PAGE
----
Plans reported low use of VBP arrangements and alternative payment models, with 33% of respondents indicating current use. Low incidence of alternative payment models in the behavioral health space may be attributable to a lack of applicable measures that are outcomes-oriented and therefore translatable to payment evaluation and implementation. Despite challenges, various examples of alternative payment models across the behavioral health space may indicate room for greater use. One example, the Alliance for Addiction Payment Reform’s Addiction Recovery Medical Home – Alternative Payment Model (ARMH-APM) is a patient-centric recovery model that integrates economic benefits and risks between payers and delivery systems to promote accountability and care design that is comprehensive and holistic. The ARMH-APM adopts elements of episodes of care and bundled payments and rewards clinical outcomes based on recovery-linked process measures. Risk-bearing providers have 3 mechanisms through which they assume risk: episodes of care, quality achievement payment, and performance bonuses. Additionally, many state Medicaid programs have begun to implement VBPs across behavioral health benefits. For example, in its Roadmap to Value-Based Payment, Oregon has identified behavioral health as a key care delivery area for VBP implementation in 2022.
Given the growing interest in VBPs, commercial payers may continue to follow suit; 58% of plans not currently offering alternative payment models for behavioral health services indicated interest in doing so. Of those plans that did utilize value-based schemes, over half claimed payments to be linked to either alternative payment models or population-based payments (Figure 3). Value-based payments may serve to broaden breadth of services covered by plans while distributing risk more equitably across stakeholders, ultimately allowing for coverage of innovative or novel medications or interventions.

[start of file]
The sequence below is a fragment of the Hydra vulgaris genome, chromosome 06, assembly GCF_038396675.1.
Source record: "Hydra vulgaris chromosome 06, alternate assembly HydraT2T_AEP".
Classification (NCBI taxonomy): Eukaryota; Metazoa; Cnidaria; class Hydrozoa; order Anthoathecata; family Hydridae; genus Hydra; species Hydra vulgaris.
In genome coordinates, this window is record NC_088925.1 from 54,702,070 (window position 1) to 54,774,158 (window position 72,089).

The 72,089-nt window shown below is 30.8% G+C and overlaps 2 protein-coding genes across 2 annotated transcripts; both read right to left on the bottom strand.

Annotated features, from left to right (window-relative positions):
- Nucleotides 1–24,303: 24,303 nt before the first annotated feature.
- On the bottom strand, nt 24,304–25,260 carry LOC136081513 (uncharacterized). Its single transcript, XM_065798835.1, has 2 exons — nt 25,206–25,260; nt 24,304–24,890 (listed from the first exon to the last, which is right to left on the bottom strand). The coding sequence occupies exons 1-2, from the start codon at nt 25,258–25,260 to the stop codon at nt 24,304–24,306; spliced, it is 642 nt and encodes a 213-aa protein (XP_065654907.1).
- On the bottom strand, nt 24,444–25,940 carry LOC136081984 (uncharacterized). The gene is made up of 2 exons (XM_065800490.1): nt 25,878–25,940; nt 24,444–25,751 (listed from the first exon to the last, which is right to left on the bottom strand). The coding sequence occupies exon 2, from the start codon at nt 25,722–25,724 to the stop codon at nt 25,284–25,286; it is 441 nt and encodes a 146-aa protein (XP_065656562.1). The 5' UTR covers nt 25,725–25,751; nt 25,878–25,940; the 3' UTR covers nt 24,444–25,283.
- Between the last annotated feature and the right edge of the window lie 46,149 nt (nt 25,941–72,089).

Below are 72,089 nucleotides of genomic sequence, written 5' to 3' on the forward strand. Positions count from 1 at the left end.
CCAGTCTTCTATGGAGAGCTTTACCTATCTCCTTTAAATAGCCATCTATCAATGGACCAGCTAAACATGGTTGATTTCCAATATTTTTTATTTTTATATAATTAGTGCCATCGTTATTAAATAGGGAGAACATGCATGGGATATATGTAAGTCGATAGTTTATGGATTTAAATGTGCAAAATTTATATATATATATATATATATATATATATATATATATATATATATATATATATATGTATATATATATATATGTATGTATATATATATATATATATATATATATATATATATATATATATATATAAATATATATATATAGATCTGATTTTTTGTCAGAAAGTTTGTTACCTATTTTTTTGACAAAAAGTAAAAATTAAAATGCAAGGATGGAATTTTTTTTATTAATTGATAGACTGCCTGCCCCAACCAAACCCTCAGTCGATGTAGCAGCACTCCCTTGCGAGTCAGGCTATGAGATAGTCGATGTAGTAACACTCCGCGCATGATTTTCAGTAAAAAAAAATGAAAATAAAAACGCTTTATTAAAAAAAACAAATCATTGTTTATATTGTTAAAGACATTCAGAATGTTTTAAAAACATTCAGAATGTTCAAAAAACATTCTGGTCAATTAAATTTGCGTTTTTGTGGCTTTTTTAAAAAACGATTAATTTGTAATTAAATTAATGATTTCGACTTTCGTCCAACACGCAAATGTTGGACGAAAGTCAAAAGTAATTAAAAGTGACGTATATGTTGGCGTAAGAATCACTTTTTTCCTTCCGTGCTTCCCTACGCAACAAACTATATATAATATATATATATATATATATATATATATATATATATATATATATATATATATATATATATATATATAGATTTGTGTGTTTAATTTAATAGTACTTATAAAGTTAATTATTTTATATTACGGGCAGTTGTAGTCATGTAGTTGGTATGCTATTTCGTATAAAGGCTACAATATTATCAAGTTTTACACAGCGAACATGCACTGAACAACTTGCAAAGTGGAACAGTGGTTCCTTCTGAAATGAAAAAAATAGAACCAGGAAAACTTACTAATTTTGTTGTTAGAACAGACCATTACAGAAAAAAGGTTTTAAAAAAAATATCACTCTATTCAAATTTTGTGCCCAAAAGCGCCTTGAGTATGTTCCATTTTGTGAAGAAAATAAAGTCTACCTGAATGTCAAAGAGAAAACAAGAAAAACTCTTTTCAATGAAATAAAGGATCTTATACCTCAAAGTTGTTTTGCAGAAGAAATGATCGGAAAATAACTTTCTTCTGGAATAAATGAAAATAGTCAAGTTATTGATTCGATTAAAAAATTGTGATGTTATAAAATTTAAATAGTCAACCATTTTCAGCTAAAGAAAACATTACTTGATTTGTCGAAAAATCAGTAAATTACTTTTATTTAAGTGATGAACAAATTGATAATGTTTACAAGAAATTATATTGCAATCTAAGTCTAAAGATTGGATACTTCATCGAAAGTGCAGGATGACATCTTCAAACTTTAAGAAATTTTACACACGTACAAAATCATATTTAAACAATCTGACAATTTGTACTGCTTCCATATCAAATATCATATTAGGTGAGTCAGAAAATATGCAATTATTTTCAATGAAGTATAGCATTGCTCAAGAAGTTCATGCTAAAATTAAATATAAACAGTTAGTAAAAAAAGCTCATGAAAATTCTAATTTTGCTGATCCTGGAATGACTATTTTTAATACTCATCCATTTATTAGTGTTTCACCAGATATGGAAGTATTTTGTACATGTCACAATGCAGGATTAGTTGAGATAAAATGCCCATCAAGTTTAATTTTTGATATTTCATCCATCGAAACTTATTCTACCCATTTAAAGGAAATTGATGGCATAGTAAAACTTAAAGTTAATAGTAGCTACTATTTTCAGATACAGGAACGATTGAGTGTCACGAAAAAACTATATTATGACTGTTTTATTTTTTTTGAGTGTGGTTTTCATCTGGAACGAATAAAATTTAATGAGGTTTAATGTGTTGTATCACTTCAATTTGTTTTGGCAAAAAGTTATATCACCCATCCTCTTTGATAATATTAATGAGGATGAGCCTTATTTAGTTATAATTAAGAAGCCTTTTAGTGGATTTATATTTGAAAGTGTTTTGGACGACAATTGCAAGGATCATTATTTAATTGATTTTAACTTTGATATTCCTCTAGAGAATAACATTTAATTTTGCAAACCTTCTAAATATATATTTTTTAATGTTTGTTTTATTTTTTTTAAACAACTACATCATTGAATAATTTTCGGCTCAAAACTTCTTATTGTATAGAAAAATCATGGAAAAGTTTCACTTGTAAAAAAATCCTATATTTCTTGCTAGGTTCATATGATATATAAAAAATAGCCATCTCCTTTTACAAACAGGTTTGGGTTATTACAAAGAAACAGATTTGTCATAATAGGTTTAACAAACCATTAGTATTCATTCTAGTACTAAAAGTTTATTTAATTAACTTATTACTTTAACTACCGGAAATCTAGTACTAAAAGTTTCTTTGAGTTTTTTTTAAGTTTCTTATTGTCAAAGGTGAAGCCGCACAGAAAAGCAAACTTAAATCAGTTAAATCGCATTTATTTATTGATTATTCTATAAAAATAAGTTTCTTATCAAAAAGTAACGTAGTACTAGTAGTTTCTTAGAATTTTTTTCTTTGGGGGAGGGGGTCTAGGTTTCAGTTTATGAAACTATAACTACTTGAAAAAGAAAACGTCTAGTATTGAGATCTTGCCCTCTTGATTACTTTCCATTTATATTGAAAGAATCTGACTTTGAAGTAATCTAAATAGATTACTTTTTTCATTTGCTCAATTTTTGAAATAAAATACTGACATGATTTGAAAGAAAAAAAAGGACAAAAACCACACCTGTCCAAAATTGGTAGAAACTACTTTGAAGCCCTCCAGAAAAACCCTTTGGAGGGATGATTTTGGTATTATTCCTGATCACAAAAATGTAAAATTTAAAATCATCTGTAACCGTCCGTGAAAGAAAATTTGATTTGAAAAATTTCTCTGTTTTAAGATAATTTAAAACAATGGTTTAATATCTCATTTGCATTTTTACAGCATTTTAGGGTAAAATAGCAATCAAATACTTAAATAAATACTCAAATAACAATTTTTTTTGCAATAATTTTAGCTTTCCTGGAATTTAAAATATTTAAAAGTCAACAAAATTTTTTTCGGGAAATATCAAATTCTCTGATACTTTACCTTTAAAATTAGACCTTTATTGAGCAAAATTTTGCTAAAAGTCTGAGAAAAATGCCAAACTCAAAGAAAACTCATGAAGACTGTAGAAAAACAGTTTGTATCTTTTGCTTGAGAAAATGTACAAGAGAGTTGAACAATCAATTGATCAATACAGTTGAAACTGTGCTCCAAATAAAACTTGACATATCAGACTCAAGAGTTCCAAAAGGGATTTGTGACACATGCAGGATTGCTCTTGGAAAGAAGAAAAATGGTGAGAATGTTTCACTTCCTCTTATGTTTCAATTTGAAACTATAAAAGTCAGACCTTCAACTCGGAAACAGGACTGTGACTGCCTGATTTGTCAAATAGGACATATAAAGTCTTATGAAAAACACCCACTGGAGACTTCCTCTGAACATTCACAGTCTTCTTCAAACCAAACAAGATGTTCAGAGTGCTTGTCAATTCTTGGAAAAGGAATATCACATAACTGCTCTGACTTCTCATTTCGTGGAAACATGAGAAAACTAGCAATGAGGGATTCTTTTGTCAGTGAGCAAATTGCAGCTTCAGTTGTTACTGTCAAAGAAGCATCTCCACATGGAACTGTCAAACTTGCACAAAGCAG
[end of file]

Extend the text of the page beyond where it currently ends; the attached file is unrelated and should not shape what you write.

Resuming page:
Implications for Stakeholders Moving Forward
While survey results indicate that payers have not typically prioritized management and expenditures around behavioral health at the highest level, the PHE’s exacerbation of the existing mental health crisis has helped to reinforce the importance of these services. Payers are beginning to take steps to increase access to care through improving network and reimbursement adequacy, implementing collaborative care, and increasing access to and use of telehealth services.
New mental health parity legislation (e.g., CAA) will reinforce increased access to behavioral healthcare as payers undertake efforts to ensure compliance. Interest and expected implementation of value-based coverage for behavioral health services may present opportunities for innovative engagement on behalf of behavioral health stakeholders and may ultimately result in beneficiary access to a broader set of services and therapies.
Avalere has deep expertise in the behavioral health space, including tracking and evaluating state and federal policies and regulations as well as creating innovative solutions for clients who are commercializing treatments in this space. To learn more about how Avalere can support you in understanding the evolving behavioral health and payer market landscape, connect with us.